Broadly, my research aims to use a multi-method approach to explore how geographic place and social position interact to impact inequality of experience and outcomes.
Working Title: Contested Space, Divided Resources: Mapping Symbolic Boundaries and Resource Access in Gentrifying Cities
How does neighborhood change impact access to resources? My current dissertation research uses a multi-method approach to examine how local organizational density and population composition affect individual access to resources and neighborhood space. I focus on four adjacent neighborhoods in Brooklyn: Park Slope, Prospect Park, Crown Heights, and Brownsville. My study period is from 2004-2014. I argue each of these neighborhoods demonstrate varying degrees of neighborhood revitalization or gentrification during this period.
This project uses a multi-method approach. I employ interview data from 50 Brooklyn residents, in addition to geo-location data from businesses, demographic data from the American Community Survey, and individual daily mobility data gathered through the use of a GPS-enabled phone application.
In the first section, I explore organizational availability within and across neighborhoods. I employ spatial analysis and map-based analysis to chart the location of important daily resources, such as grocery stores, fitness centers, and religious establishments over time and across space. I focus on the quantity and quality of resource clusters within and across neighborhoods.
In the second section I use American Community Survey data to examine local population diversity and inequality over time and across space. I use a critical demography approach to examine local inequality.
Finally I use a combination of interviews and individual daily-travel data to explore access to resources and ownership of space. I argue while resources may exist, there are symbolic, perceived, and economic barriers that may hinder access to local resources for certain populations. Using individual location data, I map movement through neighborhoods. I add a qualitative overlay to this movement through interviews with participants.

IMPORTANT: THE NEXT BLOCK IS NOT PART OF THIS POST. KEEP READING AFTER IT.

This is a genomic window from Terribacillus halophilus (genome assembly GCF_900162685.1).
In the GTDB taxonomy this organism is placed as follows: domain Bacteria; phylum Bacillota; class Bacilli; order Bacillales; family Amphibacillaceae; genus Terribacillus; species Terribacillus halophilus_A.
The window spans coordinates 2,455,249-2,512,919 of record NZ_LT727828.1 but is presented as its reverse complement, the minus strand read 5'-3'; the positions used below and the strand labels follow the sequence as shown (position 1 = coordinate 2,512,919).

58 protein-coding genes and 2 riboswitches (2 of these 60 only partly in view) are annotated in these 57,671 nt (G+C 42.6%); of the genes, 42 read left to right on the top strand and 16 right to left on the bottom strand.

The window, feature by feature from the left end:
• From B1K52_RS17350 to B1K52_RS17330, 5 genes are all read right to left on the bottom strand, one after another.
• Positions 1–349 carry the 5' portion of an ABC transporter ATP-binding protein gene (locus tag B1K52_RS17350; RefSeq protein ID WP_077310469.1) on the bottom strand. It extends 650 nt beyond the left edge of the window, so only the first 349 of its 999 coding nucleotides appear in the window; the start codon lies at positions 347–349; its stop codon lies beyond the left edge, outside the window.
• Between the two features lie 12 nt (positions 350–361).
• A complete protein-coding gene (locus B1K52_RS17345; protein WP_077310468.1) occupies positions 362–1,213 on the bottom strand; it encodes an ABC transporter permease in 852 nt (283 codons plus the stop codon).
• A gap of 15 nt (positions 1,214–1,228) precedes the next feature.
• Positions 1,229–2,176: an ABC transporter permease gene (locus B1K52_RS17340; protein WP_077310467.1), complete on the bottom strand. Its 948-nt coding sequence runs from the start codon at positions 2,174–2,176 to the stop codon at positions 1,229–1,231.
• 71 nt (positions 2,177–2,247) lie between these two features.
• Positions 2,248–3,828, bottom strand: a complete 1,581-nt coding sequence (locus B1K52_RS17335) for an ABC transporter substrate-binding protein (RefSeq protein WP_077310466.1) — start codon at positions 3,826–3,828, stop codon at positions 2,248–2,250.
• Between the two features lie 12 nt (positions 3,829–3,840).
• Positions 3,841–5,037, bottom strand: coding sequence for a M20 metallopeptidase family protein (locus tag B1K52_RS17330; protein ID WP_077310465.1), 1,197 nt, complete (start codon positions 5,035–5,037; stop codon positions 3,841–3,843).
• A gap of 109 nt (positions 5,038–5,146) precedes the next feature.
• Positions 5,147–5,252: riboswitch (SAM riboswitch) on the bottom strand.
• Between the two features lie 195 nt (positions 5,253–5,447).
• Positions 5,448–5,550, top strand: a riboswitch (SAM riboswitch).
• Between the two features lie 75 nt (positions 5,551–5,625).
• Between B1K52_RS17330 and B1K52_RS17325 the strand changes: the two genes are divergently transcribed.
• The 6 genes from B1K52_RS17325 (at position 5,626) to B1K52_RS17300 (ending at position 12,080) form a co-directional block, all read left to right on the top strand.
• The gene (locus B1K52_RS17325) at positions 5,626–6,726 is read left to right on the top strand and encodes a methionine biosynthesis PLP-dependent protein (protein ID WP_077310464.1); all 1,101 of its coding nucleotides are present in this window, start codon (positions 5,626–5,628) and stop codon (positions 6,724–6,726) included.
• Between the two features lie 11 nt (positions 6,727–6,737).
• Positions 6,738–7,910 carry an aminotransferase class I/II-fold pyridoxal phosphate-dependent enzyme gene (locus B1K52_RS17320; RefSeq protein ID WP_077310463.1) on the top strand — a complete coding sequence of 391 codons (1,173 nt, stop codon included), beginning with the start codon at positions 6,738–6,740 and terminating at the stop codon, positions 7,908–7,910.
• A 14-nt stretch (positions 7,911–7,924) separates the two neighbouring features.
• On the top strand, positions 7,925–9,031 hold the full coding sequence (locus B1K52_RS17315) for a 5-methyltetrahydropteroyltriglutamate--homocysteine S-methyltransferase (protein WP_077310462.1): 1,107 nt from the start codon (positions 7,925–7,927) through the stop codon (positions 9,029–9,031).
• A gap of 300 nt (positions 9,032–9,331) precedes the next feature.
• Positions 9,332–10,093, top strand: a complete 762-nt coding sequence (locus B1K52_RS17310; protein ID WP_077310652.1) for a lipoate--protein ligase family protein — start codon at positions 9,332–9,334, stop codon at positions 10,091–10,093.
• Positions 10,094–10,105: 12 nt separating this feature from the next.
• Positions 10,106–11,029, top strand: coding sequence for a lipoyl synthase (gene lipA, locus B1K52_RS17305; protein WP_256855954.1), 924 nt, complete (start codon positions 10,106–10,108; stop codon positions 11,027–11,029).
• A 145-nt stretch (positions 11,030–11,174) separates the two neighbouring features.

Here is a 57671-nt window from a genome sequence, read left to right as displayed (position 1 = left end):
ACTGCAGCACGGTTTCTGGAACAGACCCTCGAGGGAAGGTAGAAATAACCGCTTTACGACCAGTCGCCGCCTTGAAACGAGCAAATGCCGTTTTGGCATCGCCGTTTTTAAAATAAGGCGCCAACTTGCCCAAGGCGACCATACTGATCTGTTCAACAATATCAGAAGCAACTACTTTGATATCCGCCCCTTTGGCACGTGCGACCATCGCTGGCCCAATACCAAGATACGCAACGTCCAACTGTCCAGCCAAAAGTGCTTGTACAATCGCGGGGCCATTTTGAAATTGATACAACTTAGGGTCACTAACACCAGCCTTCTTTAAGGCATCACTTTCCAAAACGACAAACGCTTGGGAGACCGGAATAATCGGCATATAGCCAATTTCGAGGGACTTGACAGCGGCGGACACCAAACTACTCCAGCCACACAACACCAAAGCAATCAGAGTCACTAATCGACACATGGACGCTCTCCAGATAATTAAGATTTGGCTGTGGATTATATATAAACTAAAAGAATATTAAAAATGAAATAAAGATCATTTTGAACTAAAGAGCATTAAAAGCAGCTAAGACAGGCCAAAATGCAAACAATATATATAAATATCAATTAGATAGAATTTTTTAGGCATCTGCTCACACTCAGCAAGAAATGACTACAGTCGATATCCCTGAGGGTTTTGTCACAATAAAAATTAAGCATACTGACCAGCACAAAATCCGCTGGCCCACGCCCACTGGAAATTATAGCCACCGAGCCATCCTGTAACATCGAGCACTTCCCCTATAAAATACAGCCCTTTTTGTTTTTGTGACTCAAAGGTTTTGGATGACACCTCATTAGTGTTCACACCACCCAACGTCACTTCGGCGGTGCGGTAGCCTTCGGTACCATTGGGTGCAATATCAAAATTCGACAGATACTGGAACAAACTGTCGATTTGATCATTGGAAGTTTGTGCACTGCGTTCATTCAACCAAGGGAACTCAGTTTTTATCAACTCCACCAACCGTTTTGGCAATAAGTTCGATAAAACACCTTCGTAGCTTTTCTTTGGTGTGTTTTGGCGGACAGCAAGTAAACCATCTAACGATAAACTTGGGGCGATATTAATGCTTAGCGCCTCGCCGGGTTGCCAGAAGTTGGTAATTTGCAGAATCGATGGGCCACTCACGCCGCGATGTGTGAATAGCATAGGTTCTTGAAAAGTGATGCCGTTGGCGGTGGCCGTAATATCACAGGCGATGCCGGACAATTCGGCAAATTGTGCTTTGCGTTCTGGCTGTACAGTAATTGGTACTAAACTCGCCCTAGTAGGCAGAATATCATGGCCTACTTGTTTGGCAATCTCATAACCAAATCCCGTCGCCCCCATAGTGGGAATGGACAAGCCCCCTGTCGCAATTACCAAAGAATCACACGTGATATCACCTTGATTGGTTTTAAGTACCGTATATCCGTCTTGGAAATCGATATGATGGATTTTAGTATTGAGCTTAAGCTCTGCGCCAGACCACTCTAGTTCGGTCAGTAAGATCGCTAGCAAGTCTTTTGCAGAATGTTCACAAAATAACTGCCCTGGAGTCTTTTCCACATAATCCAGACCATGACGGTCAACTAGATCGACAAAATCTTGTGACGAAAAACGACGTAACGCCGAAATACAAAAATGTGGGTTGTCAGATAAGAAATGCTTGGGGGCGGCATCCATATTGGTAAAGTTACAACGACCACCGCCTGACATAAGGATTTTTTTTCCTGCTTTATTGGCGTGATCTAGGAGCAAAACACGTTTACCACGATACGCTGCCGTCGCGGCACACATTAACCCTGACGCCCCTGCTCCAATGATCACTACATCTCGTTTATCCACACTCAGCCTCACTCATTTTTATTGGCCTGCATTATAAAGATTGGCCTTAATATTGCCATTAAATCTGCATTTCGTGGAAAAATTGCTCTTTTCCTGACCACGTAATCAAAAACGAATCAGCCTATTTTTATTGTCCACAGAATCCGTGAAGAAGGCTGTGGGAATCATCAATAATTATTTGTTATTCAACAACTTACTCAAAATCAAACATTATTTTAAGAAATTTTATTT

This project has received support for the National Science Foundation, the UW-Madison Graduate School, and UW-Madison's Community and Environmental Sociology department.
Other research projects
A second line of research focuses on the ways race is quantified and measured in academic studies of gentrification. I conduct a systematic review and collocation analysis to examine how race is defined and portrayed over time.
A third study, conducted with Casey Stockstill, focuses on how elite women understand and negotiate self-development alongside traditional adult markers of marriage and childbearing. We explore this question using 37 interviews with college-educated and professionally employed single women living in New York City.
A fourth paper focuses on how race and gender are constructed in the private sphere. Using category, tag, and view data taken from online pornographic tube sites, I focus on how gender and race are labelled and consumed in a private sphere of desire. I find patterns of consumption mirror broader patterns of partnering and dating, reinforcing a racialized and gendered hierarchy of desire.